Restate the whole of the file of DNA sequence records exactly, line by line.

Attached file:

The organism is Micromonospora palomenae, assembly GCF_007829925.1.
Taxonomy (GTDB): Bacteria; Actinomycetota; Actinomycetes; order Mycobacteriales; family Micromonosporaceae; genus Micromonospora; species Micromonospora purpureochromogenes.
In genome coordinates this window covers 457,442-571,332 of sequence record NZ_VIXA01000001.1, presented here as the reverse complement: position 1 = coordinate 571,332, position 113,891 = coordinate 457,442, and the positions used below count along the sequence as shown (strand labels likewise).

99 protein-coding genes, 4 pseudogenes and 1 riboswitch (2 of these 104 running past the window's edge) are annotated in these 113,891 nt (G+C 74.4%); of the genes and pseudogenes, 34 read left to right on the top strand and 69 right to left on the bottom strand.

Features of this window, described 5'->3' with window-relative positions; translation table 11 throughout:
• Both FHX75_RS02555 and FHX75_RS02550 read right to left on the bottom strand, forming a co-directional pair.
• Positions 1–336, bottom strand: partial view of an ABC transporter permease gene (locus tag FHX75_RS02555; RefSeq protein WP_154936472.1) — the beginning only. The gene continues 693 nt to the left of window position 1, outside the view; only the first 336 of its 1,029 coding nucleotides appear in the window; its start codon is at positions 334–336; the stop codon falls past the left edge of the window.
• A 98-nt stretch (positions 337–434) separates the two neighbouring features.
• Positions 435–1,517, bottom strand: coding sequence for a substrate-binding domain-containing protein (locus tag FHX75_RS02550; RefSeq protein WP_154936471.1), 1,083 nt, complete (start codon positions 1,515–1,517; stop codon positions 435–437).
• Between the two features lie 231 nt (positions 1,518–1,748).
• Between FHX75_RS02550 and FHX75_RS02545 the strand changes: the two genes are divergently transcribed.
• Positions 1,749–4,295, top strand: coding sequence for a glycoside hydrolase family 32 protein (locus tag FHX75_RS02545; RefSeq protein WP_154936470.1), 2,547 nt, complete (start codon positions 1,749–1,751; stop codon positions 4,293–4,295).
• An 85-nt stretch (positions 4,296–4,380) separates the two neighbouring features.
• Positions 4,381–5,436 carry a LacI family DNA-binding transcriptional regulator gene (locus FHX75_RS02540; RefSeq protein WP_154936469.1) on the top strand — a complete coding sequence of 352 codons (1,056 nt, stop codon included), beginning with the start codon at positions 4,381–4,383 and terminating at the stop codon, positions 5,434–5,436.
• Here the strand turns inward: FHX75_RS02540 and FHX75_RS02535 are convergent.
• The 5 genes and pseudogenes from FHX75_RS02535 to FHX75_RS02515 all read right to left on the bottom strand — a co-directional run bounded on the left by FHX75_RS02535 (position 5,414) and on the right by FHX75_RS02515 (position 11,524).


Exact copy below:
The organism is Micromonospora palomenae, assembly GCF_007829925.1.
Taxonomy (GTDB): Bacteria; Actinomycetota; Actinomycetes; order Mycobacteriales; family Micromonosporaceae; genus Micromonospora; species Micromonospora purpureochromogenes.
In genome coordinates this window covers 457,442-571,332 of sequence record NZ_VIXA01000001.1, presented here as the reverse complement: position 1 = coordinate 571,332, position 113,891 = coordinate 457,442, and the positions used below count along the sequence as shown (strand labels likewise).

99 protein-coding genes, 4 pseudogenes and 1 riboswitch (2 of these 104 running past the window's edge) are annotated in these 113,891 nt (G+C 74.4%); of the genes and pseudogenes, 34 read left to right on the top strand and 69 right to left on the bottom strand.

Features of this window, described 5'->3' with window-relative positions; translation table 11 throughout:
• Both FHX75_RS02555 and FHX75_RS02550 read right to left on the bottom strand, forming a co-directional pair.
• Positions 1–336, bottom strand: partial view of an ABC transporter permease gene (locus tag FHX75_RS02555; RefSeq protein WP_154936472.1) — the beginning only. The gene continues 693 nt to the left of window position 1, outside the view; only the first 336 of its 1,029 coding nucleotides appear in the window; its start codon is at positions 334–336; the stop codon falls past the left edge of the window.
• A 98-nt stretch (positions 337–434) separates the two neighbouring features.
• Positions 435–1,517, bottom strand: coding sequence for a substrate-binding domain-containing protein (locus tag FHX75_RS02550; RefSeq protein WP_154936471.1), 1,083 nt, complete (start codon positions 1,515–1,517; stop codon positions 435–437).
• Between the two features lie 231 nt (positions 1,518–1,748).
• Between FHX75_RS02550 and FHX75_RS02545 the strand changes: the two genes are divergently transcribed.
• Positions 1,749–4,295, top strand: coding sequence for a glycoside hydrolase family 32 protein (locus tag FHX75_RS02545; RefSeq protein WP_154936470.1), 2,547 nt, complete (start codon positions 1,749–1,751; stop codon positions 4,293–4,295).
• An 85-nt stretch (positions 4,296–4,380) separates the two neighbouring features.
• Positions 4,381–5,436 carry a LacI family DNA-binding transcriptional regulator gene (locus FHX75_RS02540; RefSeq protein WP_154936469.1) on the top strand — a complete coding sequence of 352 codons (1,056 nt, stop codon included), beginning with the start codon at positions 4,381–4,383 and terminating at the stop codon, positions 5,434–5,436.
• Here the strand turns inward: FHX75_RS02540 and FHX75_RS02535 are convergent.
• The 5 genes and pseudogenes from FHX75_RS02535 to FHX75_RS02515 all read right to left on the bottom strand — a co-directional run bounded on the left by FHX75_RS02535 (position 5,414) and on the right by FHX75_RS02515 (position 11,524).